The citron-crested cockatoo (Cacatua sulphurea citrinocristata) is a large bird endemic to the island of Sumba in Indonesia. Actually a subspecies of the lesser sulphur-crested cockatoo, the citron-crested cockatoo can be identified by its bright orange crest and light yellow-orange cheek patch. This strikingly white parrot is considered critically endangered by the International Union for Conservation of Nature (IUCN) in the wild following years of heavy trade. In the 1970s and 1980s, the cockatoo trade had a devastating effect on the population, with around 1,500 citron-crested cockatoos exported from Sumba annually, and nearly 10,000 cockatoos annually from Indonesia. By 1992, the population of citron-crested cockatoos was estimated at approximately 3,200 individuals.
In 1992, Indonesia enacted a total ban on the trade of citron-crested cockatoos and, in just 10 years, the population showed signs of growth. However, these cockatoos still face an uphill battle to recovery. Despite the ban, illegal trade continues and is difficult to halt entirely. As the citron-crested cockatoo subspecies is found only on a single island, it is particularly sensitive to challenges from habitat loss and weather. Some studies have shown that the population on Sumba still does not produce many chicks per year, which means a long, slow recovery. In the meantime, captive-breeding programs in zoos and by private breeders may provide additional avenues to restore the wild population.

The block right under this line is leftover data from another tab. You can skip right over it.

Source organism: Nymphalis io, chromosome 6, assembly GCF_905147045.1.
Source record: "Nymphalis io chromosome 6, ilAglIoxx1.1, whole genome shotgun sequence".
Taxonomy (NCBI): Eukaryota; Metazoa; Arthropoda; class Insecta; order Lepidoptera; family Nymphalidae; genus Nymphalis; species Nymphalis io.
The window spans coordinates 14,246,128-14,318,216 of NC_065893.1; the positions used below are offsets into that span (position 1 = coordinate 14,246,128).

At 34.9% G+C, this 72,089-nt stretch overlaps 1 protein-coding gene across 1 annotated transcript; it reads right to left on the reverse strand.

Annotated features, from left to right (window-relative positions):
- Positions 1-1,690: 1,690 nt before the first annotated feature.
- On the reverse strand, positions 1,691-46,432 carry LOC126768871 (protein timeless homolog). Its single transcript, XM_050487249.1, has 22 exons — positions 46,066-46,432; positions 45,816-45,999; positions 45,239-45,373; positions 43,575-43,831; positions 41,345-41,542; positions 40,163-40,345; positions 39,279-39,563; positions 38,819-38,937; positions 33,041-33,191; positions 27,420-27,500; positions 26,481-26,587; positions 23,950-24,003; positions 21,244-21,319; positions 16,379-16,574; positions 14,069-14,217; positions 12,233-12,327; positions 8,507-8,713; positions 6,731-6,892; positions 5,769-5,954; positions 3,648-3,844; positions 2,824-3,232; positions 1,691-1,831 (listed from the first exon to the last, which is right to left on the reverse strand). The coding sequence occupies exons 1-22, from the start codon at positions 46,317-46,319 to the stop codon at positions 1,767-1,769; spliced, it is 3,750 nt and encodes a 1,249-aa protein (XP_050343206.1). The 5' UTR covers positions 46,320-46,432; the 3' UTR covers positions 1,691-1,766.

plans, research, and work done by an organization, such as a zoo, to control reproduction of rare species in that organization's facilities (not in the wild).
the top of a wave.
level of conservation between "endangered" and "extinct in the wild."
native to a specific geographic space.
good or service traded to another area.
(subsp.) group of organisms within a single species, often distinguished by geographic isolation.